See the Bay: Trippe Creek

I’ve been sailing on the Bay for a long time and have sadly never really mastered crabbing. My first attempts were with a collapsible trap. I bought one of those circular ones that lies flat and turns into a mesh bowl when you bring it up, supposedly to trap the crab feasting on the chicken neck tied to the center. I have used that thing a lot of times, and I only caught one crab: a small guy with only one claw. The other problem with this kind of trap is that the boat swings at anchor and the line gets all tangled up (I finally lost that trap when the line got tangled in my rudder).

A realtor may say of Trippe Creek "location, location, location."

A realtor may say of Trippe Creek "location, location, location."

On this trip, a friend was going to lend me a couple of portable traps of a different design that I hoped would do the trick. Unfortunately, he didn’t get to his storage before we left.

So, without any “gear” onboard and determined to catch some crabs, I started to think seriously about the old string and chicken-neck method.

To be honest, my friends who grew up on the Bay rave about it, but my Yankee skepticism and inexperience kept me from giving it a try, I mean, why would a crab just hold onto a piece of meat and let you catch him? It didn’t make sense. However, with no other alternative, I grabbed some string I had on the boat and tied up a couple of steak bones I had saved from our meal on La Trappe (see October SpinSheet page 57).

It took a while to master the technique with the swinging boat. But I finally settled on a program that seemed to work well. I put a couple of lead weights on the end of the line to give it some heft, tied the steak bones to the line close to the lead, and then chucked it far enough off the stern so it did not get tangled in the rudder. I don’t know why I ever doubted this time-tested technique; I pulled in a medium sized male on the first throw, and they just kept coming.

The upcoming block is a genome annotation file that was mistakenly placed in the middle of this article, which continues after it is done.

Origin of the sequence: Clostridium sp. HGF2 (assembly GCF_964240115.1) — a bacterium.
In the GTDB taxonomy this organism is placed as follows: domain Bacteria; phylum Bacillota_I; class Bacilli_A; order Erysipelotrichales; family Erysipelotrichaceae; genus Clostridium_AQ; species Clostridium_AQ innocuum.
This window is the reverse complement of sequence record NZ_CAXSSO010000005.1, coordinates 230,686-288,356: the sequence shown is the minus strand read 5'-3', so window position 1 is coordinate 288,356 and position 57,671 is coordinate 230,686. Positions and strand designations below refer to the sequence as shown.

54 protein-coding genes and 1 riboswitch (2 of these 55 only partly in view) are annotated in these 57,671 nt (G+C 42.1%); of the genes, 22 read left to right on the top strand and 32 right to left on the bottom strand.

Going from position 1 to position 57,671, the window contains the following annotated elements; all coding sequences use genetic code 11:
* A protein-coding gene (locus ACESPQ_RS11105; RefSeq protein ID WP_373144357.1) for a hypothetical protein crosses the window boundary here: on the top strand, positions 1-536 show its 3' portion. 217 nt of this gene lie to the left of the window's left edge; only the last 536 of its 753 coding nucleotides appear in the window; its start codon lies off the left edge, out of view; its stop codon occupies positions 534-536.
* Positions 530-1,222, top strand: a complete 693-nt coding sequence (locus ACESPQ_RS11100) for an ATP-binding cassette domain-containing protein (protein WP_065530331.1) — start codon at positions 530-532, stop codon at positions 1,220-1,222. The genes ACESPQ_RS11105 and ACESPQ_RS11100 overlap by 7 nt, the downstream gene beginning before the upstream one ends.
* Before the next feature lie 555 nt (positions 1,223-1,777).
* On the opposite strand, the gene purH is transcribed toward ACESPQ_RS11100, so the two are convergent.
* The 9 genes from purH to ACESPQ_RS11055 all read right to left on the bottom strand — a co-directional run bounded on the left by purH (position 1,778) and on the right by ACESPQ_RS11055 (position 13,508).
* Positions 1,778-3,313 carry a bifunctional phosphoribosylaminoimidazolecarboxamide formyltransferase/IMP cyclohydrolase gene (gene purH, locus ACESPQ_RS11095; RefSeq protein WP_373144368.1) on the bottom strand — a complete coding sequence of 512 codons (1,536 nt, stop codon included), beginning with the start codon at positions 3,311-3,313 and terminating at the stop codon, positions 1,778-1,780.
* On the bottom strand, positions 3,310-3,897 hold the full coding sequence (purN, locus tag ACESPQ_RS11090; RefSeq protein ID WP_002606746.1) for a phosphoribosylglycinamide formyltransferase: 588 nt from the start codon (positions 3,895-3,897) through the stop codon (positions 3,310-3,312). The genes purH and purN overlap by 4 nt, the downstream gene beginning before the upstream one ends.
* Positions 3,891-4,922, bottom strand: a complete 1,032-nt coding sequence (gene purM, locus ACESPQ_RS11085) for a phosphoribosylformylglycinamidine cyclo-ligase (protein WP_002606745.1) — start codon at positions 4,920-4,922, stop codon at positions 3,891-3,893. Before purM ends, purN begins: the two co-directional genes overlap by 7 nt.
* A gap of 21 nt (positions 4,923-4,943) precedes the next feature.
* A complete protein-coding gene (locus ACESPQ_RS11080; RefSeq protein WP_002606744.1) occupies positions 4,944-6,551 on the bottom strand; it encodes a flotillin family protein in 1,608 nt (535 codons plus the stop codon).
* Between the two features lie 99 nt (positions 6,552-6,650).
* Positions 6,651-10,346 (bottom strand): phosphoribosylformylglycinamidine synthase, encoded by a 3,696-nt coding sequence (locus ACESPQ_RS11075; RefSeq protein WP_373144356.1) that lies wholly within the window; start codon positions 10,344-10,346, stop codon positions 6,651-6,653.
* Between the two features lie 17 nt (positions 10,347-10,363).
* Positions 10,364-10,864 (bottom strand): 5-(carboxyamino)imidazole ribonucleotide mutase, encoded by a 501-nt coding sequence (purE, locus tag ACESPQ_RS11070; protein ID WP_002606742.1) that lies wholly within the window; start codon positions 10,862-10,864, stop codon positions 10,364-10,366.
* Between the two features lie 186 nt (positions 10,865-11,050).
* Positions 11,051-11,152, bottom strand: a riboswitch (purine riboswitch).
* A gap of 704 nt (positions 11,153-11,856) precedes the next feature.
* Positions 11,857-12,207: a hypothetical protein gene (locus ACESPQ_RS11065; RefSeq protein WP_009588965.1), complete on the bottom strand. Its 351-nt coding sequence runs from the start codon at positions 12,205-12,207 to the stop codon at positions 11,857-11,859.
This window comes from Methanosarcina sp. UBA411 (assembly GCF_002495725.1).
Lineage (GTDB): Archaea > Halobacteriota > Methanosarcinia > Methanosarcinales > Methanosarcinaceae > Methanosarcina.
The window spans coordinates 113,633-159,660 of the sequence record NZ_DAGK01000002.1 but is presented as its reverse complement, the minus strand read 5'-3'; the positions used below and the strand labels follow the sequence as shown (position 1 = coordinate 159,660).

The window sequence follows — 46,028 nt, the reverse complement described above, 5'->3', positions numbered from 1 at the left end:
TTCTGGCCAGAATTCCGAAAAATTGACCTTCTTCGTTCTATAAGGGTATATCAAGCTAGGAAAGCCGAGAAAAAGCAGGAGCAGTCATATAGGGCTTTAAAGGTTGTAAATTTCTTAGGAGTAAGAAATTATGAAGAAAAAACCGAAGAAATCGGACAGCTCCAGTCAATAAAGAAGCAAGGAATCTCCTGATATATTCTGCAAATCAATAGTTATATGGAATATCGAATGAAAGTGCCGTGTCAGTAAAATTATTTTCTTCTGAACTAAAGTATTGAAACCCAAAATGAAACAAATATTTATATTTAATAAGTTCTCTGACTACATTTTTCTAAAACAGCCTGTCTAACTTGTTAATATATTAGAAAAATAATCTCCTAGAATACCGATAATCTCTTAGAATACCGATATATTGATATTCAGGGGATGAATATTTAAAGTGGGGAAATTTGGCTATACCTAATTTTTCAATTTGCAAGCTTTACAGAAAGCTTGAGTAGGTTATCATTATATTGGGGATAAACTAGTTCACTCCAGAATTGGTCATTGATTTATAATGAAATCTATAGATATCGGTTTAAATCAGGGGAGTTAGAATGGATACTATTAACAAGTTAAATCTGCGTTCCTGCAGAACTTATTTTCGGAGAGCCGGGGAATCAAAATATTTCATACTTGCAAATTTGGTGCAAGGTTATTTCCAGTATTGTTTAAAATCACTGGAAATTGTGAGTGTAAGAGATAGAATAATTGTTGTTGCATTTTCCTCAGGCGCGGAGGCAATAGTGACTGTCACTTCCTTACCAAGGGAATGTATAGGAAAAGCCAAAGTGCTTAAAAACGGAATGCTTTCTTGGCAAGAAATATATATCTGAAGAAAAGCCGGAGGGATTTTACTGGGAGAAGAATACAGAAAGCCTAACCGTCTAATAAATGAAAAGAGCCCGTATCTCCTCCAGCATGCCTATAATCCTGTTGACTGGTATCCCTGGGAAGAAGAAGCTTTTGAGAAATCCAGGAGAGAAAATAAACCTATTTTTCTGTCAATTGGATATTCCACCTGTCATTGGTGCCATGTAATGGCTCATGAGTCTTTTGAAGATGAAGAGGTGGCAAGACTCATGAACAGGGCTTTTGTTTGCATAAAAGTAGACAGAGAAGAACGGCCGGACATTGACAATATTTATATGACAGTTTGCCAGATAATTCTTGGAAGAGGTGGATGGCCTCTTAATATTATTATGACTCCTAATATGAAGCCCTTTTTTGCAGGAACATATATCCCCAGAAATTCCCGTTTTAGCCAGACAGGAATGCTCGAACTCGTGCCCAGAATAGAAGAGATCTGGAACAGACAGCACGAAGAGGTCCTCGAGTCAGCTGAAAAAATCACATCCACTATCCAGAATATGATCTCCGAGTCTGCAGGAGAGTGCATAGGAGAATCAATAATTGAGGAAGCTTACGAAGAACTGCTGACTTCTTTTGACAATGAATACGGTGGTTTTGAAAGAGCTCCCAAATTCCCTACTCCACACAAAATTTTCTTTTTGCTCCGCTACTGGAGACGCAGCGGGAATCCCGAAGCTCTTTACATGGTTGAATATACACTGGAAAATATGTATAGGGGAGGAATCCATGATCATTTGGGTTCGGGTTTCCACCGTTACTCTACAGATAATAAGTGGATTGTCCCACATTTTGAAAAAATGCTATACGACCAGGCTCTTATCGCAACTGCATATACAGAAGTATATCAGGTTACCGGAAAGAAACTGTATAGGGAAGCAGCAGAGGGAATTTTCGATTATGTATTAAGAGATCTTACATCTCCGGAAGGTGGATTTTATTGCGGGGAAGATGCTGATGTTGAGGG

We caught so many crabs we started throwing back the smalls. It was a perfect system and a lot of fun. We just hung out on the cockpit, drank wine, played cards, and every once in a while, checked the line. We worked as a team: one would reel it in and the other would snag it with the net. 

Steamed crab ready to be eaten.

Steamed crab ready to be eaten

My next worry was whether I had a pot big enough to fit them in. I used to have a nice crab pot on the boat, but when I started racing, a lot of that stuff went into storage. We made it work with a medium-sized pot and a big pan, lots of Old Bay, and voilà. It’s really not that hard. If you don’t have a wooden hammer, a pair of channel-lock pliers or vice grips work just fine to break the claws. But one little piece of advice: when you eat crabs on a boat, do it outside. We ended up crabbing until after dark, and as it was blowing outside and cold, we decided to eat in the main saloon. I spent the entire rest of the evening cleaning crab juice and bits of shell from the inside of the boat. And I had just gotten new cushions, so it was a little bit of a stressor. 

The author and his catch of the day.

The author and his catch of the day.

If you have never had crabs fresh out of the Bay, you must do it. It’s not only great fun, but it’s also a free meal. Of course, as we later learned, we were not as lucky in all of our anchorages. In fact, the Trippe Creek seemed to be a magic spot. I think with all the mega-mansions here, these folks probably get their crabs at the supermarkets and not with a line and a chicken neck.